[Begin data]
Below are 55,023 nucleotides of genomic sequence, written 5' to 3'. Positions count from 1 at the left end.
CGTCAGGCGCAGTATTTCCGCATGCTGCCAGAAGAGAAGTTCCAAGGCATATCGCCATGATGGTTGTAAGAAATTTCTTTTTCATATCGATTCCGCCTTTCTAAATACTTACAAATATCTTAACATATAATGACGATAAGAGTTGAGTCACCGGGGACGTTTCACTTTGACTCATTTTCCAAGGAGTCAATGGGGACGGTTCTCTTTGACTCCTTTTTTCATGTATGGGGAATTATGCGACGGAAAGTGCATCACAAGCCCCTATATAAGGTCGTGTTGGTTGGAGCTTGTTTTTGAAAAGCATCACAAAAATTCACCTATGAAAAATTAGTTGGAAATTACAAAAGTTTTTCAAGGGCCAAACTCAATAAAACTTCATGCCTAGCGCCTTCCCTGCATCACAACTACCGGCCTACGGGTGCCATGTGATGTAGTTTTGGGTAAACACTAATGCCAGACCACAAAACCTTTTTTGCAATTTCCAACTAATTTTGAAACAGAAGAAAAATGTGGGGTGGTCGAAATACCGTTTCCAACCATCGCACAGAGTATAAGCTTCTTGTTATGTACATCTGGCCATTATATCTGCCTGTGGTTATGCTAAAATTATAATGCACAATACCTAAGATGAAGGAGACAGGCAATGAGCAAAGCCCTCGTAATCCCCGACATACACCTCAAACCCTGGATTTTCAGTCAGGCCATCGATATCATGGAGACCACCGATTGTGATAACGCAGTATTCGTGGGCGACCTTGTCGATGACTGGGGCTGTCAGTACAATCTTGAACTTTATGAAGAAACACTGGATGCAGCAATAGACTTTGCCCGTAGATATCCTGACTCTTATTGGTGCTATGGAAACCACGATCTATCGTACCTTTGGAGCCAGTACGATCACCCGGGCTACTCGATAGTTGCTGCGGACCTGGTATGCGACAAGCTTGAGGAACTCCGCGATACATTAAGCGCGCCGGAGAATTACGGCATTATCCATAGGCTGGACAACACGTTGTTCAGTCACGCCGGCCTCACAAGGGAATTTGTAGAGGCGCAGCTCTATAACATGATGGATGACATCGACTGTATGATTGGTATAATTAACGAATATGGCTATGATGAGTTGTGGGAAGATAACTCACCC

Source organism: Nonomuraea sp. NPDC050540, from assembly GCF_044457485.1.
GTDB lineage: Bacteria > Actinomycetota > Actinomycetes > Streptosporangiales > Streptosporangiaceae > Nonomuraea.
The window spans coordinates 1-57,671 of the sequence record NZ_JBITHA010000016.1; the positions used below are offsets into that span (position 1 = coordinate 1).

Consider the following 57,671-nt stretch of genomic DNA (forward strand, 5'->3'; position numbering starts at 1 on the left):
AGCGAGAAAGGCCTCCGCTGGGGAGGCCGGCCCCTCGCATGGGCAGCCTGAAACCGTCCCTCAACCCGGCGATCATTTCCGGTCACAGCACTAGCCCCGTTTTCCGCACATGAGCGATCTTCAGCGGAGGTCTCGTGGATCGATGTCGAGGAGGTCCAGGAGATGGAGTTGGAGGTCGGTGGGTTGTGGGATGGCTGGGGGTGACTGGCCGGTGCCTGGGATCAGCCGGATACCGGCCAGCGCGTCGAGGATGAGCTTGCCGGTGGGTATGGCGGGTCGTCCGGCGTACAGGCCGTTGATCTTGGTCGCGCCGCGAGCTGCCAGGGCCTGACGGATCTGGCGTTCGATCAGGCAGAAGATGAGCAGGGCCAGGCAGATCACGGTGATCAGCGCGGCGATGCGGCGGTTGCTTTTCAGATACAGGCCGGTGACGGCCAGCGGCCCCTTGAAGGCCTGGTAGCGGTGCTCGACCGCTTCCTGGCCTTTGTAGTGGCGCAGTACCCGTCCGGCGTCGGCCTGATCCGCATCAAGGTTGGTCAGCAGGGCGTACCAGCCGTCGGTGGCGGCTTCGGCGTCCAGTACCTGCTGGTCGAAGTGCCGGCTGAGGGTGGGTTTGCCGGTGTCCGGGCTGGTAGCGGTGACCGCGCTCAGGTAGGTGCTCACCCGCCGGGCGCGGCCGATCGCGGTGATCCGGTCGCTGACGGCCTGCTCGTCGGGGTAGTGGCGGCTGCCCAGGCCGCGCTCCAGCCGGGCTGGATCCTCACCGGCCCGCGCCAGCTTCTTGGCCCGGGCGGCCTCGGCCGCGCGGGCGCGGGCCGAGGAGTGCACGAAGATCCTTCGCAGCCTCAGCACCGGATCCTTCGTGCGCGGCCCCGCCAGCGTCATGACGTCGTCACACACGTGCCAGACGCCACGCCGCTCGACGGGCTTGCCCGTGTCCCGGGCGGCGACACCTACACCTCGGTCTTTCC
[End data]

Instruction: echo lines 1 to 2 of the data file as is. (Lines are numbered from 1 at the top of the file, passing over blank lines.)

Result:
Below are 55,023 nucleotides of genomic sequence, written 5' to 3'. Positions count from 1 at the left end.
CGTCAGGCGCAGTATTTCCGCATGCTGCCAGAAGAGAAGTTCCAAGGCATATCGCCATGATGGTTGTAAGAAATTTCTTTTTCATATCGATTCCGCCTTTCTAAATACTTACAAATATCTTAACATATAATGACGATAAGAGTTGAGTCACCGGGGACGTTTCACTTTGACTCATTTTCCAAGGAGTCAATGGGGACGGTTCTCTTTGACTCCTTTTTTCATGTATGGGGAATTATGCGACGGAAAGTGCATCACAAGCCCCTATATAAGGTCGTGTTGGTTGGAGCTTGTTTTTGAAAAGCATCACAAAAATTCACCTATGAAAAATTAGTTGGAAATTACAAAAGTTTTTCAAGGGCCAAACTCAATAAAACTTCATGCCTAGCGCCTTCCCTGCATCACAACTACCGGCCTACGGGTGCCATGTGATGTAGTTTTGGGTAAACACTAATGCCAGACCACAAAACCTTTTTTGCAATTTCCAACTAATTTTGAAACAGAAGAAAAATGTGGGGTGGTCGAAATACCGTTTCCAACCATCGCACAGAGTATAAGCTTCTTGTTATGTACATCTGGCCATTATATCTGCCTGTGGTTATGCTAAAATTATAATGCACAATACCTAAGATGAAGGAGACAGGCAATGAGCAAAGCCCTCGTAATCCCCGACATACACCTCAAACCCTGGATTTTCAGTCAGGCCATCGATATCATGGAGACCACCGATTGTGATAACGCAGTATTCGTGGGCGACCTTGTCGATGACTGGGGCTGTCAGTACAATCTTGAACTTTATGAAGAAACACTGGATGCAGCAATAGACTTTGCCCGTAGATATCCTGACTCTTATTGGTGCTATGGAAACCACGATCTATCGTACCTTTGGAGCCAGTACGATCACCCGGGCTACTCGATAGTTGCTGCGGACCTGGTATGCGACAAGCTTGAGGAACTCCGCGATACATTAAGCGCGCCGGAGAATTACGGCATTATCCATAGGCTGGACAACACGTTGTTCAGTCACGCCGGCCTCACAAGGGAATTTGTAGAGGCGCAGCTCTATAACATGATGGATGACATCGACTGTATGATTGGTATAATTAACGAATATGGCTATGATGAGTTGTGGGAAGATAACTCACCC